Bolsonaro Invites Socialist Bolivian Leader Evo Morales to Inauguration

Bolivian President Evo Morales Ayma answers questions from the press at Quemado palace in La Paz on February 24, 2016
AFP Aizar Raldes

Bolivia’s far-left President Evo Morales will attend the inauguration of Brazil’s President-elect Jair Bolsonaro, despite close Morales allies Venezuela and Cuba having their invites rescinded.

Morales, who has led an increasingly autocratic regime in Bolivia since 2006, is expected to be present at Tuesday’s inauguration, despite his strong ideological differences with the incoming leader. Morales forged close ties with Brazil’s former socialist leaders Luiz Inácio Lula da Silva and Dilma Rousseff and remains one of the few allies left in the region to Venezuelan dictator Nicolás Maduro and the Cuban communist regime.

Bolivia is one of Brazil’s closest neighbors; the two nations share a 2127-mile-long border and a strong trade relationship. As noted by the Financial Times, next year will require both parties to agree on a new deal on Bolivia’s sale of natural gas, the country’s most important foreign export.

Chinese Communist Party officials will also be present at the inauguration, despite Bolsonaro’s supposed hostility towards Bejing’s growing influence in Brazil. During his election campaign, Bolsonaro accused China of trying to “buy Brazil,” adding that his administration would “not hand our territory over to anybody.”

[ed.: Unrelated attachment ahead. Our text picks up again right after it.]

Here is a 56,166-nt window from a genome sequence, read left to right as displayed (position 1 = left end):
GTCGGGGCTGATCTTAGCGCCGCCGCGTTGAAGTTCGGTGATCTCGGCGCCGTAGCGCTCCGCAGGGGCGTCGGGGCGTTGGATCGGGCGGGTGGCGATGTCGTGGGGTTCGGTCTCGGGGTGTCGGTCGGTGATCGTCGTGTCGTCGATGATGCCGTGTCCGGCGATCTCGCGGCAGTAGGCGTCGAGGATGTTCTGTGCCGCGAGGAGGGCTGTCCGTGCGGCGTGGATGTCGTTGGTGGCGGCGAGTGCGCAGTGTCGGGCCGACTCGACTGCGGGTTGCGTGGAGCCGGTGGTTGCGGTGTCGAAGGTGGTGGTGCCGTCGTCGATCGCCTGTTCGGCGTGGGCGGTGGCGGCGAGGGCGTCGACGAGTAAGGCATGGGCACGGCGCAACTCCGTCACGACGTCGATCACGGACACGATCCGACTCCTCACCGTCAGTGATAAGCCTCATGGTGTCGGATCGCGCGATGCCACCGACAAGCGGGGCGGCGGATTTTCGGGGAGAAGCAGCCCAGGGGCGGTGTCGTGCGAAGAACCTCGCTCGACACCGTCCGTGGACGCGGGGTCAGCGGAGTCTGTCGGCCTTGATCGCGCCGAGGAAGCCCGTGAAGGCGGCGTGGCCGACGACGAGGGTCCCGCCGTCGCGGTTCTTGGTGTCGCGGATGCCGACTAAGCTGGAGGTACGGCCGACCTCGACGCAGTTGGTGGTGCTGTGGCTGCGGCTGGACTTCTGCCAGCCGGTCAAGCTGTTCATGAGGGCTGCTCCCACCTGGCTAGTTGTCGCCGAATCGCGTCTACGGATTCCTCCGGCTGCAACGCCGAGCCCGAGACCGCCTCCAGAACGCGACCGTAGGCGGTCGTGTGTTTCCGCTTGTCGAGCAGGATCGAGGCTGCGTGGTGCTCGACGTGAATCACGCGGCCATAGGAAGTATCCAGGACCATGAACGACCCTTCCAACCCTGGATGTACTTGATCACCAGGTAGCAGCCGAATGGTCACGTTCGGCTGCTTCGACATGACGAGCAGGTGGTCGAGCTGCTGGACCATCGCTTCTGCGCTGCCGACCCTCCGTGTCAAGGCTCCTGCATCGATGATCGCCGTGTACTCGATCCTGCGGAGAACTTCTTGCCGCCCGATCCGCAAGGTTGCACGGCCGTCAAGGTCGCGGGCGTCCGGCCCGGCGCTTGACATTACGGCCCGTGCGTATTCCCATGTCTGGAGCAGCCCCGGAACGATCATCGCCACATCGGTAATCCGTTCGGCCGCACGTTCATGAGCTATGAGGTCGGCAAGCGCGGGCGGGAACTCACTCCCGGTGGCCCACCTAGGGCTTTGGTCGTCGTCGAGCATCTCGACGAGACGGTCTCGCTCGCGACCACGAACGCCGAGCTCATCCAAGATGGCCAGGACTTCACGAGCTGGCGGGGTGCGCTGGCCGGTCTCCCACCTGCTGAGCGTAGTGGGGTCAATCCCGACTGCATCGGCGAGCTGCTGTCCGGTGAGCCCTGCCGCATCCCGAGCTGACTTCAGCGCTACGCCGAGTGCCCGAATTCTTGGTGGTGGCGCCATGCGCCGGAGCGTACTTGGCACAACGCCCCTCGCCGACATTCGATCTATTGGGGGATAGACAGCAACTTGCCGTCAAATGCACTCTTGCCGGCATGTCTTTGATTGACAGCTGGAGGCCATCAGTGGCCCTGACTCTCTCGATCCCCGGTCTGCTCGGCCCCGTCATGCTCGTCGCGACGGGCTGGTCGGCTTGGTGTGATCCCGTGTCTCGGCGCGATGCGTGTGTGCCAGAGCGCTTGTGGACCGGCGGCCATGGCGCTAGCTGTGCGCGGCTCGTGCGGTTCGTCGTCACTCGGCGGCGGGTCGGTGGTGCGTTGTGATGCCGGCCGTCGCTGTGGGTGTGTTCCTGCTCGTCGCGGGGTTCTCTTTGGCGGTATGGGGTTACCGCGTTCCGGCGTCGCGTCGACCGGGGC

Chinese Foreign Ministry spokeswoman Hua Chunying played down those remarks last week, arguing that closer ties had become the “widespread consensus” of people in both countries and confirming that a “special envoy” would attend the ceremony to represent Chinese leader Xi Jinping.

“In recent years, China-Brazil relations have been growing rapidly in an all-round manner as evidenced by fruitful outcomes in practical cooperation across the board,” Hua explained. “Developing China-Brazil ties has become the widespread consensus of people in all sectors in our two countries.”

Weeks before the invitations to leftist states went out, Bolsonaro had pledged to help embolden anti-communist movements, around the world, declaring that Brazil has an “obligation” to push back against regimes in Cuba, Venezuela, Bolivia, and elsewhere.

This month, Bolsonaro revealed that dictators in both Cuba and Venezuela would not be invited to his inaugural, later adding Nicaragua to that list.

“Obviously, regimes that violate the freedoms of their peoples and act openly against the future government of Brazil because of ideological affiliation with the group defeated in the elections will not be in the presidential inauguration in 2019,” Bolsonaro wrote at the time. “We defend and truly respect democracy.”

Other leaders to attend Bolsonaro’s inauguration will include U.S. Secretary of State Mike Pompeo and Israeli and Hungarian Prime Ministers Benjamin Netanyahu and Viktor Orbán. His term in office will begin January 1st, 2019, and, barring unforeseen circumstances, will last for four years.

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